Watch CBS News

Long Island parkway bridges named in honor of fallen state troopers

3 fallen New York State Troopers honored on Long Island
3 fallen New York State Troopers honored on Long Island 02:17

WANTAGH, N.Y. -- Three heroes who died in the line of duty while protecting Long Islanders received long overdue honors Friday.

Future generations will now know of their sacrifice.

"I never had the opportunity to say the word 'dad' my whole life," said Helen Golder, daughter of fallen Trooper James Gohrey.

"It was very hard for my mother to raise four kids on her own. It was hard for me," said Peggy Poulson, Golder's sister.

They were young siblings when their father was killed in the line of duty in 1943.

"His memory is very strong. Three of his grandsons have gone into law enforcement," Poulson said.

"I never met him. I talk to him now, as I get older," Golder said.

Eighty years later, Golder can tell him he is not forgotten.

Gohrey's sacrifice will be known by all who drive Long Island roads. Nearly 50 of his children, grandchildren and great-grandchildren gathered on the Wantagh Parkway for a bittersweet honor -- to remember his tragic death while transporting evidence via motorcycle.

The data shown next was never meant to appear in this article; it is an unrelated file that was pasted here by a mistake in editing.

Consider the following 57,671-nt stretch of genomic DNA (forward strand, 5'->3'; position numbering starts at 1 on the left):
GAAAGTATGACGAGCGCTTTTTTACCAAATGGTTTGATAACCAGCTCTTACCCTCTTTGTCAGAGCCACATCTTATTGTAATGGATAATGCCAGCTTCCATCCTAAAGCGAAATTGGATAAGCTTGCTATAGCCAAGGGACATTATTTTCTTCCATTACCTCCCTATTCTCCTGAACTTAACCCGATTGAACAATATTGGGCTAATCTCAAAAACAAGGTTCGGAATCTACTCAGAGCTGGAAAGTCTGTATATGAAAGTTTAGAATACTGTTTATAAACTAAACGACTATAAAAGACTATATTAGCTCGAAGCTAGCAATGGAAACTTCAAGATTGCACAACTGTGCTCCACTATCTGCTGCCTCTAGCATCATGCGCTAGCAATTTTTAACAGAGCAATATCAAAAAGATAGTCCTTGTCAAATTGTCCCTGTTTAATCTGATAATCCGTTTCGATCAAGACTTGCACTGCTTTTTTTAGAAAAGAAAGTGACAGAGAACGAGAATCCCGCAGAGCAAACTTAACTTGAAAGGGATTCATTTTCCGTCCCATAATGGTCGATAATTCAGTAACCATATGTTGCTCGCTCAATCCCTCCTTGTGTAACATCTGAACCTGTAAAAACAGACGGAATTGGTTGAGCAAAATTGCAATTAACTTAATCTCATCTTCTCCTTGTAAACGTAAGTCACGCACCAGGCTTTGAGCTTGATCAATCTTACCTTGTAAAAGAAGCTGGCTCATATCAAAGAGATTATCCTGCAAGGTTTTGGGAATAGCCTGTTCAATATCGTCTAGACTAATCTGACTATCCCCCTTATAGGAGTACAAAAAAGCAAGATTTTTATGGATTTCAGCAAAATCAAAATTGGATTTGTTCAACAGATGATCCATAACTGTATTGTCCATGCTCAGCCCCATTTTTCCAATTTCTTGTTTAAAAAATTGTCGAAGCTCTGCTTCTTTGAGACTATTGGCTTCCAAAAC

"Absolutely amazing, and a wonderful thing that they did," Golder said.

Eight Long Island parkway bridges are now named in memory of fallen troopers.

For the family of Trooper Theodore Dobbs, killed in 1924 on motorcycle patrol, it's an honor 100 years late.

"Sorry it took so long, but unfortunately, there's too many troopers that get killed," relative Charles Dobbs said.

"These people put their lives on the line every single day, and they need to be honored for doing that," relative Sharon McNaney said.

Also honored was Trooper John Lane, killed 96 years ago in an on-duty accident.

Families hope motorists will see the names and ponder the loss.

"That somebody stepped out there and did something that they weren't willing to do," relative Bill Dobbs said.

"Lessons in being a good person and giving back to the community, I mean, that's really what policing is about," said Charles Golder, grandson of Gohrey. "I pray every day that this is the last time we have to do this for any officer, trooper."

And now, one trooper's great-great-granddaughter will know the public's gratitude for heroic service.

"To actually see it memorialized and up for everyone else to see is really special for us," said Kyle Allan, the great-grandson of a fallen trooper.

Over the last century, 16 state troopers have died in the line of duty on Long Island. The tradition will continue until all of them are honored.

View CBS News In
CBS News App Open
Chrome Safari Continue
Be the first to know
Get browser notifications for breaking news, live events, and exclusive reporting.